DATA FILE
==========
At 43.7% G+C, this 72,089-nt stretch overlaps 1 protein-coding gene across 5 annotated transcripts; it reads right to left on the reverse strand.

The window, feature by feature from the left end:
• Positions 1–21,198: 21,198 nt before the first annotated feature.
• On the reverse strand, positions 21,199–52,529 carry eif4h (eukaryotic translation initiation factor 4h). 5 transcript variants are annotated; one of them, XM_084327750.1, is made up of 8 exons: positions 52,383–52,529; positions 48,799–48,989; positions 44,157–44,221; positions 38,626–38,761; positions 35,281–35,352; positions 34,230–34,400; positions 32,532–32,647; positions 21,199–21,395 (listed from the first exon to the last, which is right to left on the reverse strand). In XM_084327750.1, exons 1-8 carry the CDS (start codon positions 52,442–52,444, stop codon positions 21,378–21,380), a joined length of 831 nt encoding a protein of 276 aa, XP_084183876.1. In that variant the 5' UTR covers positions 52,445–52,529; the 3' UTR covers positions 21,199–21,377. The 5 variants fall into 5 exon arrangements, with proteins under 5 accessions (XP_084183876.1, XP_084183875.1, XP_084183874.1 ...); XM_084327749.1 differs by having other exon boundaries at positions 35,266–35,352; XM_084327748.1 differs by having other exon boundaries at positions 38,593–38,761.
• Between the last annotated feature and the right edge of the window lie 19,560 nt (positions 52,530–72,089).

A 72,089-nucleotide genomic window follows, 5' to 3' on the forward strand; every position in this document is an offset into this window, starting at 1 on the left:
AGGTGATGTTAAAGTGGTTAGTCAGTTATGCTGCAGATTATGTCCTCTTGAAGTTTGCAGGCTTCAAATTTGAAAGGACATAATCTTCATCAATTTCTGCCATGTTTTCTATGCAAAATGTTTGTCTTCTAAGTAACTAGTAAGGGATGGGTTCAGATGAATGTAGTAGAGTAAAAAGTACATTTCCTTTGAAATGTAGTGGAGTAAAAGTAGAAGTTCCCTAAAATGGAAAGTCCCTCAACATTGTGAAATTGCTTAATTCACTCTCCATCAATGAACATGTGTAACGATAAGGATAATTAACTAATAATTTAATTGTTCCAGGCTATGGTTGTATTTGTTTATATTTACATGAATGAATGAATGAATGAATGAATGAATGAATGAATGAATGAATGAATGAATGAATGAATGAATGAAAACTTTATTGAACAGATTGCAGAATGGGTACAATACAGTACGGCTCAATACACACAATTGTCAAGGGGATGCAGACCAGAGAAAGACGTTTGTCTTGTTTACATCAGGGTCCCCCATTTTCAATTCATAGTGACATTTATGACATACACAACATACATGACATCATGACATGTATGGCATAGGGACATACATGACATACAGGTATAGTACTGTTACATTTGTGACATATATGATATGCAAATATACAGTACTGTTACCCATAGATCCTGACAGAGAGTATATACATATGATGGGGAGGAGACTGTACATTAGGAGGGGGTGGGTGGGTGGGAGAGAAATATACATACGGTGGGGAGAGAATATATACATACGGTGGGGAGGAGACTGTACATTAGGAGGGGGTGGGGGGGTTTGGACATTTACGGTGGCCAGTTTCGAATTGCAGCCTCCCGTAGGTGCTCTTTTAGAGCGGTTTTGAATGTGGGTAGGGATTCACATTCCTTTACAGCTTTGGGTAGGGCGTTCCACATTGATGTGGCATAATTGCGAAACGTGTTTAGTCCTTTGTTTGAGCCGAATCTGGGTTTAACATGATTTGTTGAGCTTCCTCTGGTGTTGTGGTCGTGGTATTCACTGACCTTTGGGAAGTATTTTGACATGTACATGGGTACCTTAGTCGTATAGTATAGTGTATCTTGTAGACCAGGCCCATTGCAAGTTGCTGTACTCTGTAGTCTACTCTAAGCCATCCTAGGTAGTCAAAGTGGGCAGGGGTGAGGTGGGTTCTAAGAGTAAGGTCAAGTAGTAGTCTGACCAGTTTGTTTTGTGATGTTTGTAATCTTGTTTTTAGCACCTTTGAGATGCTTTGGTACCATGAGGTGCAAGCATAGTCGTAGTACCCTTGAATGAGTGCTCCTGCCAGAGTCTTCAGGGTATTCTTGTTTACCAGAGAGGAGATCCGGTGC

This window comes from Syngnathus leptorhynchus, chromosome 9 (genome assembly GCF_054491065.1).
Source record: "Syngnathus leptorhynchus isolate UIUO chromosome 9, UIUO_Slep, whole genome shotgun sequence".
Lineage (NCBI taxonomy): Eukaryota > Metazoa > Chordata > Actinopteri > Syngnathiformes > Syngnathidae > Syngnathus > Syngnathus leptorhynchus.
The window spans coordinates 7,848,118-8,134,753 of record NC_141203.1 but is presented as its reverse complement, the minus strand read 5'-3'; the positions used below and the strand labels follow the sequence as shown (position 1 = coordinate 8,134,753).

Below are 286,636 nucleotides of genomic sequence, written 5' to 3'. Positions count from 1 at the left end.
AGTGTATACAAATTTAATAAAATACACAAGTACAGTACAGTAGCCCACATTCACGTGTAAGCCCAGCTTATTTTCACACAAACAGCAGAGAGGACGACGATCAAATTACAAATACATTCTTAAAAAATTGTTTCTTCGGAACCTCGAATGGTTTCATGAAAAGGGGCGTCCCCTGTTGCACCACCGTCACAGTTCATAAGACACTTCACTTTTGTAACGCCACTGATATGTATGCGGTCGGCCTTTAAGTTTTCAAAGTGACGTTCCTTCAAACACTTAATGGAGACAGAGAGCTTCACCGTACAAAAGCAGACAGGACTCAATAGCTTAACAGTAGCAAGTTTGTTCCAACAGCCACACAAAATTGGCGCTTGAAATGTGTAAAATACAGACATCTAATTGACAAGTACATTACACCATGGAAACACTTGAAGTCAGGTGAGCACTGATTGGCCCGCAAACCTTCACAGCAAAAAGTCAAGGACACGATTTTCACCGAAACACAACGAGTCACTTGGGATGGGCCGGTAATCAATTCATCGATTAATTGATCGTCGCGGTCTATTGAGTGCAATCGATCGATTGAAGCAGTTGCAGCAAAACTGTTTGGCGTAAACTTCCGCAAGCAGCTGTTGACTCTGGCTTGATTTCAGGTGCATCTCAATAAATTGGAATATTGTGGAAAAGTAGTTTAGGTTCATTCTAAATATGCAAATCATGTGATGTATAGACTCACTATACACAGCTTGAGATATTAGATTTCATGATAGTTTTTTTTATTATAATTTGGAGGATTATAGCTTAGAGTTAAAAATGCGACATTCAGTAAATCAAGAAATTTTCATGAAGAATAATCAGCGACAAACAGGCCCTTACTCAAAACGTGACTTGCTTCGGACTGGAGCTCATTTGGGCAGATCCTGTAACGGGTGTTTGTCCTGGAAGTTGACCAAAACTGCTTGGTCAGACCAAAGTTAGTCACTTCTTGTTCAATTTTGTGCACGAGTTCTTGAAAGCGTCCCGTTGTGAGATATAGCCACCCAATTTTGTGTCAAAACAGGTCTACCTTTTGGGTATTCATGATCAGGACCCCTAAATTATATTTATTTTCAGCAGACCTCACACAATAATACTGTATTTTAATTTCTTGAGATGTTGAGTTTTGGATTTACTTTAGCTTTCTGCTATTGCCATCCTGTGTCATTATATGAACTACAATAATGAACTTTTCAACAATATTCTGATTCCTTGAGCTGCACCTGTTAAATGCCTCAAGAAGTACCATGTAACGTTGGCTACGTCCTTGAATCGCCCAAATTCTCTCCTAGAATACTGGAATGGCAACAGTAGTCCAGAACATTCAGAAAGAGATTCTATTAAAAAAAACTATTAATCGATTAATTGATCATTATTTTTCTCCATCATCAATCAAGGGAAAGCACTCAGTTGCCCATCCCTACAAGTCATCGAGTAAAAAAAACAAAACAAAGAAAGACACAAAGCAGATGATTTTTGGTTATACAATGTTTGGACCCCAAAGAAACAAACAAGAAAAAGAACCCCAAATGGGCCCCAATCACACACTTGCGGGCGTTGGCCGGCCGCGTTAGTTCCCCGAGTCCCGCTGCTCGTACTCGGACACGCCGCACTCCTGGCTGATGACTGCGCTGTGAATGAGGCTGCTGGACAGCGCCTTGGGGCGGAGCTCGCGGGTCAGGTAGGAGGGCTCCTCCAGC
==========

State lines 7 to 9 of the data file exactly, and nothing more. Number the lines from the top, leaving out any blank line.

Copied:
AGGTGATGTTAAAGTGGTTAGTCAGTTATGCTGCAGATTATGTCCTCTTGAAGTTTGCAGGCTTCAAATTTGAAAGGACATAATCTTCATCAATTTCTGCCATGTTTTCTATGCAAAATGTTTGTCTTCTAAGTAACTAGTAAGGGATGGGTTCAGATGAATGTAGTAGAGTAAAAAGTACATTTCCTTTGAAATGTAGTGGAGTAAAAGTAGAAGTTCCCTAAAATGGAAAGTCCCTCAACATTGTGAAATTGCTTAATTCACTCTCCATCAATGAACATGTGTAACGATAAGGATAATTAACTAATAATTTAATTGTTCCAGGCTATGGTTGTATTTGTTTATATTTACATGAATGAATGAATGAATGAATGAATGAATGAATGAATGAATGAATGAATGAATGAATGAATGAATGAAAACTTTATTGAACAGATTGCAGAATGGGTACAATACAGTACGGCTCAATACACACAATTGTCAAGGGGATGCAGACCAGAGAAAGACGTTTGTCTTGTTTACATCAGGGTCCCCCATTTTCAATTCATAGTGACATTTATGACATACACAACATACATGACATCATGACATGTATGGCATAGGGACATACATGACATACAGGTATAGTACTGTTACATTTGTGACATATATGATATGCAAATATACAGTACTGTTACCCATAGATCCTGACAGAGAGTATATACATATGATGGGGAGGAGACTGTACATTAGGAGGGGGTGGGTGGGTGGGAGAGAAATATACATACGGTGGGGAGAGAATATATACATACGGTGGGGAGGAGACTGTACATTAGGAGGGGGTGGGGGGGTTTGGACATTTACGGTGGCCAGTTTCGAATTGCAGCCTCCCGTAGGTGCTCTTTTAGAGCGGTTTTGAATGTGGGTAGGGATTCACATTCCTTTACAGCTTTGGGTAGGGCGTTCCACATTGATGTGGCATAATTGCGAAACGTGTTTAGTCCTTTGTTTGAGCCGAATCTGGGTTTAACATGATTTGTTGAGCTTCCTCTGGTGTTGTGGTCGTGGTATTCACTGACCTTTGGGAAGTATTTTGACATGTACATGGGTACCTTAGTCGTATAGTATAGTGTATCTTGTAGACCAGGCCCATTGCAAGTTGCTGTACTCTGTAGTCTACTCTAAGCCATCCTAGGTAGTCAAAGTGGGCAGGGGTGAGGTGGGTTCTAAGAGTAAGGTCAAGTAGTAGTCTGACCAGTTTGTTTTGTGATGTTTGTAATCTTGTTTTTAGCACCTTTGAGATGCTTTGGTACCATGAGGTGCAAGCATAGTCGTAGTACCCTTGAATGAGTGCTCCTGCCAGAGTCTTCAGGGTATTCTTGTTTACCAGAGAGGAGATCCGGTGC

This window comes from Syngnathus leptorhynchus, chromosome 9 (genome assembly GCF_054491065.1).
Source record: "Syngnathus leptorhynchus isolate UIUO chromosome 9, UIUO_Slep, whole genome shotgun sequence".